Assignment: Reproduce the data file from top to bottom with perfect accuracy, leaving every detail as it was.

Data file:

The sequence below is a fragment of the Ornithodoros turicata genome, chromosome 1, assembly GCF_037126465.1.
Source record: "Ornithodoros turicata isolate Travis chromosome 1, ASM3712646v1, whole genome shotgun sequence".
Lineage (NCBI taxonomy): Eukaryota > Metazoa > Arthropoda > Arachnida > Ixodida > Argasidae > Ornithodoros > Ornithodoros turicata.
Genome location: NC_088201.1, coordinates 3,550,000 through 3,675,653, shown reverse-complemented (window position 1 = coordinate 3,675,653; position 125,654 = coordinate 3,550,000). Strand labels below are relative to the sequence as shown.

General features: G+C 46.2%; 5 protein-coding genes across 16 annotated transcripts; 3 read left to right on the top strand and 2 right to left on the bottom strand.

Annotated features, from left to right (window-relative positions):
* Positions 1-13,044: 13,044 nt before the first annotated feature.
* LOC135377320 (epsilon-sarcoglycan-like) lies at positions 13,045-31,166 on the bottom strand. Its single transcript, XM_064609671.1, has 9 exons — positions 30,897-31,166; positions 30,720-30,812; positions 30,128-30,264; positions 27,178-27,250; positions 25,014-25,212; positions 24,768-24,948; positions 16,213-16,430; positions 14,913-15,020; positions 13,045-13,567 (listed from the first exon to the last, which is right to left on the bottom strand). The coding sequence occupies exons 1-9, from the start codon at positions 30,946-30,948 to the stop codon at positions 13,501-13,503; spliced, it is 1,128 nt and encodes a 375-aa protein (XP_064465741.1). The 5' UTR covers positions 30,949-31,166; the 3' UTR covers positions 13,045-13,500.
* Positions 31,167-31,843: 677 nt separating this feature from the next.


The sequence below is a fragment of the Ornithodoros turicata genome, chromosome 1, assembly GCF_037126465.1.
Source record: "Ornithodoros turicata isolate Travis chromosome 1, ASM3712646v1, whole genome shotgun sequence".
Lineage (NCBI taxonomy): Eukaryota > Metazoa > Arthropoda > Arachnida > Ixodida > Argasidae > Ornithodoros > Ornithodoros turicata.
Genome location: NC_088201.1, coordinates 3,550,000 through 3,675,653, shown reverse-complemented (window position 1 = coordinate 3,675,653; position 125,654 = coordinate 3,550,000). Strand labels below are relative to the sequence as shown.

General features: G+C 46.2%; 5 protein-coding genes across 16 annotated transcripts; 3 read left to right on the top strand and 2 right to left on the bottom strand.

Annotated features, from left to right (window-relative positions):
* Positions 1-13,044: 13,044 nt before the first annotated feature.
* LOC135377320 (epsilon-sarcoglycan-like) lies at positions 13,045-31,166 on the bottom strand. Its single transcript, XM_064609671.1, has 9 exons — positions 30,897-31,166; positions 30,720-30,812; positions 30,128-30,264; positions 27,178-27,250; positions 25,014-25,212; positions 24,768-24,948; positions 16,213-16,430; positions 14,913-15,020; positions 13,045-13,567 (listed from the first exon to the last, which is right to left on the bottom strand). The coding sequence occupies exons 1-9, from the start codon at positions 30,946-30,948 to the stop codon at positions 13,501-13,503; spliced, it is 1,128 nt and encodes a 375-aa protein (XP_064465741.1). The 5' UTR covers positions 30,949-31,166; the 3' UTR covers positions 13,045-13,500.
* Positions 31,167-31,843: 677 nt separating this feature from the next.